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April 21 • 07:52 AM
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Capitalism is best, despite writer’s opinion


To the Editor:

In response to the opinion piece penned by Mr. Brabenec in the Dec. 16 issue, I would like to add some dimension to his compassionate words crafted to sway the readers that forms of socialism and communism are kind and humane to their subjects. I took the time to look up the words socialism, communism, and capitalism in my Webster's New Collegiate Dictionary printed 1976. Webster's defines socialism as: "any of various economic and political theories advocating collective or governmental ownership and administration of the means of production and distribution of goods." It goes on to define socialism as: "a system of society or group living in which there is no private property. A system or condition of society in which the means of production are owned and controlled by the state." It is also a: "a stage of society in Marxist theory transitional between capitalism and communism distinguished by unequal distribution of goods and pay according to work done."

Communism is a little harder to define. The ideology can be a little more cerebral. Webster's defines communism as: "a theory advocating elimination of private property. A system in which goods are owned in common and are available to all as needed. As applied by a Marxist-Leninism, it is a doctrine that was the official ideology of the U.S.S.R., a totalitarian system of government in which a single authoritarian party controls state owned means of production with the professed aim of establishing a stateless society."

Capitalism is defined as: "an economic system characterized by private or corporate ownership of capital goods, by investments that are determined by private decision rather than by state control, and by prices, production, and the distribution of goods that are determined mainly by competition in a free market."

In my opinion, capitalism, or rather the free market, allows any citizen in this country to come up with an idea and work hard to bring it to the consumer. I alone take the risk with my investment and I alone should stand to reap the reward of profit if what I offer is well received by the free market. Self interest has made our country the leader of the world for generations. Self interest is the grease that allowed the great men and women of the past to help feed the planet, cure countless disease, and elevate the living standards of untold billions of people on this planet.

When I go out shopping, I have millions of choices of goods I can freely buy. The shelves are stocked with food from every corner of our great land. All of it is there because someone had a dream and took a risk. Risk and reward is what capitalism is all about. Without risk and reward our great nation will be doomed to mediocrity forever. There is not one thing on the shelf that was put there by anything the state did. The phrase, "from each according to his ability, to each according to his need" is a cancer that has destroyed every society that it has been tried. The liberal elites of today feel that the reason socialism failed in the countless places it has been tried and over many millennium that have passed is because only they "will do it correctly" this time.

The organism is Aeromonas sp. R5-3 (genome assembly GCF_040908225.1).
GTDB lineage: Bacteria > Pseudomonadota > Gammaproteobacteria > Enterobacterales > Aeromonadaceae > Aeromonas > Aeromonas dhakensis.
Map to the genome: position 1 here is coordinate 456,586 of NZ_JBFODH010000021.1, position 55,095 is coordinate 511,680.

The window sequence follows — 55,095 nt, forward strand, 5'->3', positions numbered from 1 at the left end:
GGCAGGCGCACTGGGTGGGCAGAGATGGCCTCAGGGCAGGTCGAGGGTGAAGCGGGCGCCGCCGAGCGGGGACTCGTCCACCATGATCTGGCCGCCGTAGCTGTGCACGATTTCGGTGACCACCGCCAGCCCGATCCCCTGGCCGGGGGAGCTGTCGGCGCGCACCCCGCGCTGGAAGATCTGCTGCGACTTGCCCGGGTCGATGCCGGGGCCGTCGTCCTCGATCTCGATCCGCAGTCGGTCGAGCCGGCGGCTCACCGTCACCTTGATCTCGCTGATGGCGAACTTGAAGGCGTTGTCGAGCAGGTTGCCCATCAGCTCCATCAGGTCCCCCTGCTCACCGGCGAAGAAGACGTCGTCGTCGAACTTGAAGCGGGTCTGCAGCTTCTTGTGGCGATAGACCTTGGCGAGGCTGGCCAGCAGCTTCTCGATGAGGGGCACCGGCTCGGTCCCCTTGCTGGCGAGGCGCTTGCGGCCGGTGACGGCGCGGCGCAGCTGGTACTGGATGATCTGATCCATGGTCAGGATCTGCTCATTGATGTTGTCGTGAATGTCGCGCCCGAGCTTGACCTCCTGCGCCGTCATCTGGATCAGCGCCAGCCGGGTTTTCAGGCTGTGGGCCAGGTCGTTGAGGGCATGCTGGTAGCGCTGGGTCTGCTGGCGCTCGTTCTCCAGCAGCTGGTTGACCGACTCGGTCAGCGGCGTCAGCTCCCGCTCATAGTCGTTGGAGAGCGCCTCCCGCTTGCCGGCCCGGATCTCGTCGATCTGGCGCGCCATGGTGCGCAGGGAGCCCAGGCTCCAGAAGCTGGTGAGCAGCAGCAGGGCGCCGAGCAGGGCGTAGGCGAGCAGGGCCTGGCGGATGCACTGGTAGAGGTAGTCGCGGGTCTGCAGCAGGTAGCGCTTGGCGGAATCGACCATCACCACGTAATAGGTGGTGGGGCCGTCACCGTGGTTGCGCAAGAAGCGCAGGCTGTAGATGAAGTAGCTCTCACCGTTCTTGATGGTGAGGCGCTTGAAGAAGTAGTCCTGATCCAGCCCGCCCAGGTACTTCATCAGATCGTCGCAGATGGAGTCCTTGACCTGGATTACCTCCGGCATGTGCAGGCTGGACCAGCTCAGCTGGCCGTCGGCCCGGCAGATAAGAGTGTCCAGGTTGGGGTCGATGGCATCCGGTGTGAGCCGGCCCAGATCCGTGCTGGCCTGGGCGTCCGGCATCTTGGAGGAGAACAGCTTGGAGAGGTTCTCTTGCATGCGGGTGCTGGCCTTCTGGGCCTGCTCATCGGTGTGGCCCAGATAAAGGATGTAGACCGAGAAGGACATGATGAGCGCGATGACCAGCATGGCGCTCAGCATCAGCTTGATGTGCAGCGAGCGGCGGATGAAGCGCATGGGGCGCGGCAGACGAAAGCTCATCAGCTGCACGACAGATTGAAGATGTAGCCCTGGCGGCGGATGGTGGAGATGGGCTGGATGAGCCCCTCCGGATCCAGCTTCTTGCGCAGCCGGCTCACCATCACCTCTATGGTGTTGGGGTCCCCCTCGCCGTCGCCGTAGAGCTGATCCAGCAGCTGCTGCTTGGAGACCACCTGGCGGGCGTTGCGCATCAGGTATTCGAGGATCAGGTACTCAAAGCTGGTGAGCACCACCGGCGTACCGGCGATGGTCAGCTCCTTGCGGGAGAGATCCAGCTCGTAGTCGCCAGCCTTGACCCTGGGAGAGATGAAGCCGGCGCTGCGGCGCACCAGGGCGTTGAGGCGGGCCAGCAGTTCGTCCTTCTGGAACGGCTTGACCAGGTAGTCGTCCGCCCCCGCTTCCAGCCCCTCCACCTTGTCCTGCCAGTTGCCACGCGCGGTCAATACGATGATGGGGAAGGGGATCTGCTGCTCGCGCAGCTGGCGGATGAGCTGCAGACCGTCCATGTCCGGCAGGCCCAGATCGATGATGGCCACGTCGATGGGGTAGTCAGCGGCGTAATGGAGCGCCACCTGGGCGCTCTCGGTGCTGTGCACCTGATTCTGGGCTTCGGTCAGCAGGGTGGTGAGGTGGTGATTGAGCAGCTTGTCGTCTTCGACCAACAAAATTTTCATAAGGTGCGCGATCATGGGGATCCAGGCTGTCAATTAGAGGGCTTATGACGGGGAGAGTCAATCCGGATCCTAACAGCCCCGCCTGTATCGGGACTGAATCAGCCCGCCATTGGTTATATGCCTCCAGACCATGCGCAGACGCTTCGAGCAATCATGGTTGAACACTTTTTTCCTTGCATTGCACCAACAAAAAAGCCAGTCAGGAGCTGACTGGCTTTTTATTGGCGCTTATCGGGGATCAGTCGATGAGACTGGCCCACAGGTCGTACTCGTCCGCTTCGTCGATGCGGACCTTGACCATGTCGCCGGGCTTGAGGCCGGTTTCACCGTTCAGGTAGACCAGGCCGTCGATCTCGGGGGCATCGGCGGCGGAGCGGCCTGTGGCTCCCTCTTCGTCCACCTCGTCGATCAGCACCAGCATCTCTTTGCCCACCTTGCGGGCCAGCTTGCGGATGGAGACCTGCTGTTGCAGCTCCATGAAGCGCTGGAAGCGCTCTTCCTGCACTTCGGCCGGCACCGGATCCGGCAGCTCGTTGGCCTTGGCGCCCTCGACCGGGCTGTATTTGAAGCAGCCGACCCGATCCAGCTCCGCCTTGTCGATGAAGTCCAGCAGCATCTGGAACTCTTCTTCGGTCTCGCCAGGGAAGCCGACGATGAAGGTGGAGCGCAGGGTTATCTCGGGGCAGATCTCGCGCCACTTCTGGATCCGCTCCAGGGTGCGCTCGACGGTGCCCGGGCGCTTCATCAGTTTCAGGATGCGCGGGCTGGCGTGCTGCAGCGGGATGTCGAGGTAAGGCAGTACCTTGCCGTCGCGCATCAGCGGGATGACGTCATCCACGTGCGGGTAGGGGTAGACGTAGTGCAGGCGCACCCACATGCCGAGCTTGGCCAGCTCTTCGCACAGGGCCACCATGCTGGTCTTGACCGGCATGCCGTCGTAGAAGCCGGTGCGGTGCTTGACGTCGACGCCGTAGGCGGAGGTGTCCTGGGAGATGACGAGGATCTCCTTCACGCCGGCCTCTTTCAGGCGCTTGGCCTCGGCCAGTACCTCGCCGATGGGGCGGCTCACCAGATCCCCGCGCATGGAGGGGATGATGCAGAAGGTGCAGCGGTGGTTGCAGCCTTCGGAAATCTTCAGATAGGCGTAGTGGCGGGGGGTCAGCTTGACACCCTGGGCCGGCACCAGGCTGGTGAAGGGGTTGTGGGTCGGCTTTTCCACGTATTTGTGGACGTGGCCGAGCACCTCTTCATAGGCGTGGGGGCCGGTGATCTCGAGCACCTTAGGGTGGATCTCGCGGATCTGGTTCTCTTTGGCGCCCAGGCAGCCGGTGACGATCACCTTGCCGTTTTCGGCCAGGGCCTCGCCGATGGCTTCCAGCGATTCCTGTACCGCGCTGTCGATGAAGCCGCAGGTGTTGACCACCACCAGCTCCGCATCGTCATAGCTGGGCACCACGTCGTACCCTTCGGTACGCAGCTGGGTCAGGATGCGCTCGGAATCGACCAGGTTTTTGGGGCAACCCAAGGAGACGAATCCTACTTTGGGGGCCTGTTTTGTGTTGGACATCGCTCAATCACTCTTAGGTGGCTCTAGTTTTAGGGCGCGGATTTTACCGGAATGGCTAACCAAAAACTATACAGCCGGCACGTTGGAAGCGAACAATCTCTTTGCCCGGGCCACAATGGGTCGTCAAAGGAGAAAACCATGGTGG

In his letter, Mr. Brabenec is trying to persuade the reader to make the emotional choice between socialism and capitalism. Based on the definitions I cited, I believe you will be able to make up your own mind. Mr. Brabenec tries to make the case that socialism is humane. I counter that socialist and communist ideology in the Soviet Union killed millions of its own citizens because they dared speak out in opposition to the power that was being seized. Those "humanely" kept alive were banished to the frozen wastes of Siberia for decades without trial.

Communist China killed and imprisoned untold millions more for opposing the state. The stark differences between socialism and capitalism make you wonder why this is even a question for discussion let alone debate. I for one am not clamoring to ask the state to make any decisions for me. However it does seem that our current government is working hard to take those decisions from me now. They are working to tell me what car I can buy by telling the car companies what they are allowed to make. They are trying to steal my ability to make my own health decisions with a bloated and hideous 2,000 page bill filled with corruption and pork. Soon they will be telling me how to heat my home and what temperature I will be allowed to set my thermostat, what food I can buy, and where I can get my news.

In his piece, Mr. Brabenec makes the statement that "capitalism is the maximization of profit, which is a gentle way of describing greed." I would counter that socialism and communism crush individual freedom and exercise maximum control of a population by a central party of elites. There is nothing gentle about it.

In his letter monasteries and convents were used as an example of a perfect communist system. In those societies the individual had no private property. If those systems work so well, why are they not the ideology of the whole world today? If they worked so well, why did Soviet Russia built walls around the countries they controlled? Using the writers' logic, the walls were necessary to keep the free peoples of Europe from rushing into those imprisoned countries for asylum. Did their guns point in or out? Do you apply to a potential employer asking for just enough pay to exactly cover your expenses, or do you ask for enough wages to pay for a comfortable life? If you ask for fair wages from the free market, are you too being greedy?

In closing, I ask if you want the state to make your life decisions for you, or do you prefer freedom?

Chuck Cline, Mussey Township
December 29, 2009

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